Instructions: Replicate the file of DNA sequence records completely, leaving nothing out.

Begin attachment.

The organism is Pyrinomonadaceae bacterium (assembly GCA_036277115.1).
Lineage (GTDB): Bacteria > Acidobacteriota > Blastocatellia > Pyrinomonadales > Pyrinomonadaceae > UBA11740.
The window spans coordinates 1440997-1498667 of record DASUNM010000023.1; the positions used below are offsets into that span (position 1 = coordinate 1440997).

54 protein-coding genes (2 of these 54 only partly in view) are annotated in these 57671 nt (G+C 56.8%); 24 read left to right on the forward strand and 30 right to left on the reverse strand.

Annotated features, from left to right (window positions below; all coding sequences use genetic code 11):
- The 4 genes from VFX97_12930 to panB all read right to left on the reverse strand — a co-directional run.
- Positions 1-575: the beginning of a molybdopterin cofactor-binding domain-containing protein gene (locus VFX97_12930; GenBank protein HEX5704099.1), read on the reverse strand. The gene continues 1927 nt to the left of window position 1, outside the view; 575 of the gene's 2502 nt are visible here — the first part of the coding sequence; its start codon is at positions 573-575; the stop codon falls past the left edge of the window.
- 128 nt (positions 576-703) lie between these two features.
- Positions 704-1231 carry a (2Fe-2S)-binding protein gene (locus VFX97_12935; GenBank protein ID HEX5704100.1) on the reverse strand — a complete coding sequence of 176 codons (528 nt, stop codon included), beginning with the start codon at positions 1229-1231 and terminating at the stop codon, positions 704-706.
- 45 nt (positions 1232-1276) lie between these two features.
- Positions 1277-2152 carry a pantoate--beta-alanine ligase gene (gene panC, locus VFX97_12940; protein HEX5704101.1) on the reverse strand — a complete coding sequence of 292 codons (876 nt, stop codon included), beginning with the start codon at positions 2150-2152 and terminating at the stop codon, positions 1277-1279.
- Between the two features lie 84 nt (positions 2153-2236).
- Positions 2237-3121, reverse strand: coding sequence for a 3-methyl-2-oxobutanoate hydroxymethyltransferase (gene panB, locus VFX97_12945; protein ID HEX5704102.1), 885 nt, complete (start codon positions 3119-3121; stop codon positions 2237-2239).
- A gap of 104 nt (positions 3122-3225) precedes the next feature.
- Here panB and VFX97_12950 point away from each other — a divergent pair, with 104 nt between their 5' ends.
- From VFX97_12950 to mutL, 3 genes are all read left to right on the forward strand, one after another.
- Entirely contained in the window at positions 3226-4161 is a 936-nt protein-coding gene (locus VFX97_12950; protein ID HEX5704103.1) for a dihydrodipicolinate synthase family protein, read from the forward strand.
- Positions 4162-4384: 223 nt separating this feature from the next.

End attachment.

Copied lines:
The organism is Pyrinomonadaceae bacterium (assembly GCA_036277115.1).
Lineage (GTDB): Bacteria > Acidobacteriota > Blastocatellia > Pyrinomonadales > Pyrinomonadaceae > UBA11740.
The window spans coordinates 1440997-1498667 of record DASUNM010000023.1; the positions used below are offsets into that span (position 1 = coordinate 1440997).

54 protein-coding genes (2 of these 54 only partly in view) are annotated in these 57671 nt (G+C 56.8%); 24 read left to right on the forward strand and 30 right to left on the reverse strand.

Annotated features, from left to right (window positions below; all coding sequences use genetic code 11):
- The 4 genes from VFX97_12930 to panB all read right to left on the reverse strand — a co-directional run.
- Positions 1-575: the beginning of a molybdopterin cofactor-binding domain-containing protein gene (locus VFX97_12930; GenBank protein HEX5704099.1), read on the reverse strand. The gene continues 1927 nt to the left of window position 1, outside the view; 575 of the gene's 2502 nt are visible here — the first part of the coding sequence; its start codon is at positions 573-575; the stop codon falls past the left edge of the window.
- 128 nt (positions 576-703) lie between these two features.
- Positions 704-1231 carry a (2Fe-2S)-binding protein gene (locus VFX97_12935; GenBank protein ID HEX5704100.1) on the reverse strand — a complete coding sequence of 176 codons (528 nt, stop codon included), beginning with the start codon at positions 1229-1231 and terminating at the stop codon, positions 704-706.
- 45 nt (positions 1232-1276) lie between these two features.
- Positions 1277-2152 carry a pantoate--beta-alanine ligase gene (gene panC, locus VFX97_12940; protein HEX5704101.1) on the reverse strand — a complete coding sequence of 292 codons (876 nt, stop codon included), beginning with the start codon at positions 2150-2152 and terminating at the stop codon, positions 1277-1279.
- Between the two features lie 84 nt (positions 2153-2236).
- Positions 2237-3121, reverse strand: coding sequence for a 3-methyl-2-oxobutanoate hydroxymethyltransferase (gene panB, locus VFX97_12945; protein ID HEX5704102.1), 885 nt, complete (start codon positions 3119-3121; stop codon positions 2237-2239).
- A gap of 104 nt (positions 3122-3225) precedes the next feature.
- Here panB and VFX97_12950 point away from each other — a divergent pair, with 104 nt between their 5' ends.
- From VFX97_12950 to mutL, 3 genes are all read left to right on the forward strand, one after another.
- Entirely contained in the window at positions 3226-4161 is a 936-nt protein-coding gene (locus VFX97_12950; protein ID HEX5704103.1) for a dihydrodipicolinate synthase family protein, read from the forward strand.
- Positions 4162-4384: 223 nt separating this feature from the next.